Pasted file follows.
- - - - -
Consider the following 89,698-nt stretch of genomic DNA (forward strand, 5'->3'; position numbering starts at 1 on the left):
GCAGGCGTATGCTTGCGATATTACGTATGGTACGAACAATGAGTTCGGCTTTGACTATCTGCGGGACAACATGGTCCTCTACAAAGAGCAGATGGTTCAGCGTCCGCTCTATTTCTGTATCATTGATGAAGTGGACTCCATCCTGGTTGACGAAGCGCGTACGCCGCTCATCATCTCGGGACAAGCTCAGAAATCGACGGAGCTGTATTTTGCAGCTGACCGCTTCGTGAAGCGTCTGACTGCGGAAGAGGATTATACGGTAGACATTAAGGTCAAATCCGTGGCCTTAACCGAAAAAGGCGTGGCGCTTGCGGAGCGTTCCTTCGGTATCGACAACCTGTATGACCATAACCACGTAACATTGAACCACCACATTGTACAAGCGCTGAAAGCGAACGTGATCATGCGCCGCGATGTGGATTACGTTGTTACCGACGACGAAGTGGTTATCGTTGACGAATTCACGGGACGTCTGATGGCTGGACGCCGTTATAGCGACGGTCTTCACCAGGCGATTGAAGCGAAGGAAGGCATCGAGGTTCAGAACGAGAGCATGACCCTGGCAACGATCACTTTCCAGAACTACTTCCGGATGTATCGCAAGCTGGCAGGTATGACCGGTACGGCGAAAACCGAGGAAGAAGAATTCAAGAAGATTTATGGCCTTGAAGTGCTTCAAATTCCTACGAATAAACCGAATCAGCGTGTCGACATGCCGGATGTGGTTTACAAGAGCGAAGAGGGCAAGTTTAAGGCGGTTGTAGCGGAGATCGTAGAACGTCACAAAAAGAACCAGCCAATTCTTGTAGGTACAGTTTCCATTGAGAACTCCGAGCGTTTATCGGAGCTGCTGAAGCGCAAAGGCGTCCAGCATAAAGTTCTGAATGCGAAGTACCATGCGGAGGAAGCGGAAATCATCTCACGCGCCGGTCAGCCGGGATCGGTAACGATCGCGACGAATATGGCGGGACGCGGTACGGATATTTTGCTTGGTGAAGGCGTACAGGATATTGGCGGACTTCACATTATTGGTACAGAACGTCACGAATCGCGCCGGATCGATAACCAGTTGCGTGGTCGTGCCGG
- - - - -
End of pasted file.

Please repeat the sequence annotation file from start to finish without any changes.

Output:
Consider the following 89,698-nt stretch of genomic DNA (forward strand, 5'->3'; position numbering starts at 1 on the left):
GCAGGCGTATGCTTGCGATATTACGTATGGTACGAACAATGAGTTCGGCTTTGACTATCTGCGGGACAACATGGTCCTCTACAAAGAGCAGATGGTTCAGCGTCCGCTCTATTTCTGTATCATTGATGAAGTGGACTCCATCCTGGTTGACGAAGCGCGTACGCCGCTCATCATCTCGGGACAAGCTCAGAAATCGACGGAGCTGTATTTTGCAGCTGACCGCTTCGTGAAGCGTCTGACTGCGGAAGAGGATTATACGGTAGACATTAAGGTCAAATCCGTGGCCTTAACCGAAAAAGGCGTGGCGCTTGCGGAGCGTTCCTTCGGTATCGACAACCTGTATGACCATAACCACGTAACATTGAACCACCACATTGTACAAGCGCTGAAAGCGAACGTGATCATGCGCCGCGATGTGGATTACGTTGTTACCGACGACGAAGTGGTTATCGTTGACGAATTCACGGGACGTCTGATGGCTGGACGCCGTTATAGCGACGGTCTTCACCAGGCGATTGAAGCGAAGGAAGGCATCGAGGTTCAGAACGAGAGCATGACCCTGGCAACGATCACTTTCCAGAACTACTTCCGGATGTATCGCAAGCTGGCAGGTATGACCGGTACGGCGAAAACCGAGGAAGAAGAATTCAAGAAGATTTATGGCCTTGAAGTGCTTCAAATTCCTACGAATAAACCGAATCAGCGTGTCGACATGCCGGATGTGGTTTACAAGAGCGAAGAGGGCAAGTTTAAGGCGGTTGTAGCGGAGATCGTAGAACGTCACAAAAAGAACCAGCCAATTCTTGTAGGTACAGTTTCCATTGAGAACTCCGAGCGTTTATCGGAGCTGCTGAAGCGCAAAGGCGTCCAGCATAAAGTTCTGAATGCGAAGTACCATGCGGAGGAAGCGGAAATCATCTCACGCGCCGGTCAGCCGGGATCGGTAACGATCGCGACGAATATGGCGGGACGCGGTACGGATATTTTGCTTGGTGAAGGCGTACAGGATATTGGCGGACTTCACATTATTGGTACAGAACGTCACGAATCGCGCCGGATCGATAACCAGTTGCGTGGTCGTGCCGG